Fashionable graphic design is not available to, or usable by all consumers. Together with universal and user experience design, a semantic, accessible, and usable code architecture is the top priority when designing a successful user interface. We "pretty it up" as we come to know what to decorate.
Set meaningful tasks
Interaction is a task. Tasks take cognitive and motor effort to complete. Data selection and input tasks are usually handled by forms. Your form contents and communication should encourage your consumer to complete the data task - and then look great.
Great forms communicate, collaborate, and corroborate between your enterprise and your consumers’ goals.
Form and data design for UX is an integral part of your consumers’ Universal Experience of your product, service, values, and brand and exceeds the need to look pretty. Form design includes specialties such as Information Architecture, Learning Design, User Flows, Performance Support, and Error Negation and Management: 100% User Experience and User Interface design!
Communicate a Universal Experience
Great experiences are inclusive of environment, device, preferences, and abilities. They begin with enterprise and user research and a thorough analysis to feed insights into the product design and development.
From searching for, to enjoying your services and products, your User Interface and User Experience Design are only a part of the Universal Experience of your enterprise and brand both on and off the screen.
Products may follow a fluid-responsive-design philosophy including inclusive and responsive table design, more inclusive and responsive slideshow presentations, and effective use of show and hide content strategies.
Connect your consumers' online experience to your service design and business needs.
Engage with your customers
Strike a balance between pushing your consumer or enabling them to pull themselves into your products and services.
Design your content Information Architecture, Copy-writing, User Flows, and User Interface to support your consumers inclusively. Engage and talk with each consumer as an individual.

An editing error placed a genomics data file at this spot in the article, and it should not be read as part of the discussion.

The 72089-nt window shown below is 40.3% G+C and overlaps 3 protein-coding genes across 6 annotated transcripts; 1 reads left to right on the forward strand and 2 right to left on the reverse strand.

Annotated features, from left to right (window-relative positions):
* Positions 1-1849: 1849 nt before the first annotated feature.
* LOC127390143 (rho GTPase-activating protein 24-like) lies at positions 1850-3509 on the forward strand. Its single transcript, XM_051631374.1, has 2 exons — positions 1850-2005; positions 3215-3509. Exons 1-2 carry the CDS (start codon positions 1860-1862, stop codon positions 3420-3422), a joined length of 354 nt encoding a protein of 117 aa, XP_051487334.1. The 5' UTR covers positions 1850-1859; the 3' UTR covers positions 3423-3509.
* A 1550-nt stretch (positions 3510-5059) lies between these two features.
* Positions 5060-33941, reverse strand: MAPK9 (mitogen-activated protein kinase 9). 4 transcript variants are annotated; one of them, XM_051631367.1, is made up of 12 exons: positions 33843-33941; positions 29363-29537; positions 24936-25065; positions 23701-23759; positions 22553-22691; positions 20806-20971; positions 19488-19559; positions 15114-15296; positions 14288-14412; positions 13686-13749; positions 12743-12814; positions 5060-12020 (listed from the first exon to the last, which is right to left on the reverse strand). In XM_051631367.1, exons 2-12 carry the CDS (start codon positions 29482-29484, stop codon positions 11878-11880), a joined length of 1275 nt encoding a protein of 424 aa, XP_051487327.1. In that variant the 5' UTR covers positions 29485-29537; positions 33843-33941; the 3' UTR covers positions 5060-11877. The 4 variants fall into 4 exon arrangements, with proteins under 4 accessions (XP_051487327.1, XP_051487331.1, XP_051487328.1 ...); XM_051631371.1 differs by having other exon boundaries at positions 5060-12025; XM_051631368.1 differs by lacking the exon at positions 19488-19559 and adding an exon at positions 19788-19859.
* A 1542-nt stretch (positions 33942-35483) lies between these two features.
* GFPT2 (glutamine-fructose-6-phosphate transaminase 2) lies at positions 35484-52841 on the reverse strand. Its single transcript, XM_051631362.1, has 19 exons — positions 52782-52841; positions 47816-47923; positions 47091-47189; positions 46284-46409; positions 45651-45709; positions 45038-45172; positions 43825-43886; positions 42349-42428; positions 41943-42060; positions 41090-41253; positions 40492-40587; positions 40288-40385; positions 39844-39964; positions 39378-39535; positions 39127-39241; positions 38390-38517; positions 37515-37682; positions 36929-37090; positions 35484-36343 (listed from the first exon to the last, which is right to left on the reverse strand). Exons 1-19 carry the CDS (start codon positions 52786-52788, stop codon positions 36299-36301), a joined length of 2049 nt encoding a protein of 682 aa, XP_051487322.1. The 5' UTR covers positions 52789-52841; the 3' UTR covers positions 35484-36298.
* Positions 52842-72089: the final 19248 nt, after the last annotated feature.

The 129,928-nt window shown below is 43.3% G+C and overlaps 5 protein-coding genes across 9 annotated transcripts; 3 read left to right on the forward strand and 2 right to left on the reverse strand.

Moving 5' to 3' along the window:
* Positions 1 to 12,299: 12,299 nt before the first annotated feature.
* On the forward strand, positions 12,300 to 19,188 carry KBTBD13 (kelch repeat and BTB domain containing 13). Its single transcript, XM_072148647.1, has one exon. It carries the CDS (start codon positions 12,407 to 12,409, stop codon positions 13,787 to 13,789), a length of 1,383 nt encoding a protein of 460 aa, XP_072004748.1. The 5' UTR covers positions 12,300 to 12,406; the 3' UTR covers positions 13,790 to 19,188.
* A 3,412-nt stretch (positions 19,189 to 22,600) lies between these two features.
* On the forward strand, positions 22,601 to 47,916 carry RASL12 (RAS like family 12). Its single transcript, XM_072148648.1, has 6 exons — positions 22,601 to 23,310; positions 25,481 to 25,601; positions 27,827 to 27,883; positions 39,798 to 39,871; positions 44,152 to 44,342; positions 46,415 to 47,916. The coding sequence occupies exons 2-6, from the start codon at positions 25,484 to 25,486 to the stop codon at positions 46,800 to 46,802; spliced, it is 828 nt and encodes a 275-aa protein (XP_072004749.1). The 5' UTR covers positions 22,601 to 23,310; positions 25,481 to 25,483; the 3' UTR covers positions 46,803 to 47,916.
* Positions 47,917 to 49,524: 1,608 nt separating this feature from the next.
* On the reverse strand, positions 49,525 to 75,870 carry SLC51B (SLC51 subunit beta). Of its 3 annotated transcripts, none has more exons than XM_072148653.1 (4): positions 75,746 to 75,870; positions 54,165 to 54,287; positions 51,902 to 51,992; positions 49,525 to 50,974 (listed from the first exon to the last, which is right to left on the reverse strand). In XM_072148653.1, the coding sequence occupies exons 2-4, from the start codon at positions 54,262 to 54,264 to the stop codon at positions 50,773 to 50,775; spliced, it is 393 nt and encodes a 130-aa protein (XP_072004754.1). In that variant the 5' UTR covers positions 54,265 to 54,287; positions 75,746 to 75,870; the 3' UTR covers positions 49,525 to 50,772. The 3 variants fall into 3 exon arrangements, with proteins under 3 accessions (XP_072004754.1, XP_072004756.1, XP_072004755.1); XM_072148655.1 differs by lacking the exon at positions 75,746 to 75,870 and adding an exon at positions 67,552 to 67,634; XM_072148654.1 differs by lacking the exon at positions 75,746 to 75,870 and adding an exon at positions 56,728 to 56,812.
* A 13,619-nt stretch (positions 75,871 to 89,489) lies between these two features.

Leave them wanting more!
Design inclusive experiences
One inclusive design. One product usable across devices.
50% UX and 50% UI is average.
Get 100% UX!
Experience learning too
Explore what UX, UI, usability, accessibility, learnability, and usefulness are:
How does Universal Design improve our User Experience?
Usability, Accessibility, User Experience (UX), and Responsiveness ('mobile friendly') are all strategies of concern today. Each strategy improves the effectiveness of our digital products and our business. Usability, accessibility, responsiveness, usefulness, and learnability are all key to inclusive digital communication.
Important: Accessibility and usability are concerns for mobile device users too. Our smart-phone users will each have their own physical or cognitive differences to you.
|The Importance of Usability||
Dr Kate Dingley, University of Portsmouth
|The Importance of Accessibility||
Introduction to Accessibility, World Wide Web Consortium (W3C)
|Who is Accessibility and Usability for?||
Shaun Anderson writes:
How To Design Websites For Blind/Visually Impaired, Deaf, Disabled & Dyslexic Visitors, Hobo UK SEO Services
|User Experience Uncovered||
P.2, P.118, Bowles, C. and Box, J, Undercover User Experience, New Riders (2011).
Over 80% of Interweb content is consumed on mobile devices.
The reflex action is to create mobile-only products; inevitably leading to a different experience and increased scripting costs for two steams: "desktop" (including laptop and notebook) and "mobile".
Fluid Responsive design aims to display across all native mobile and desktop devices without needing to identify each device your user employs. It works simply by knowing the browser "viewport". This can better serve the Lores of:
Note: there are places where the Lores may blur as techniques in Fluid Responsive design emerge.
This page is Fluid Responsive. Make your browser smaller and larger, or rotate your device to experience the responsive page behaviours. Learn more about my Fluid Responsive Philosophy.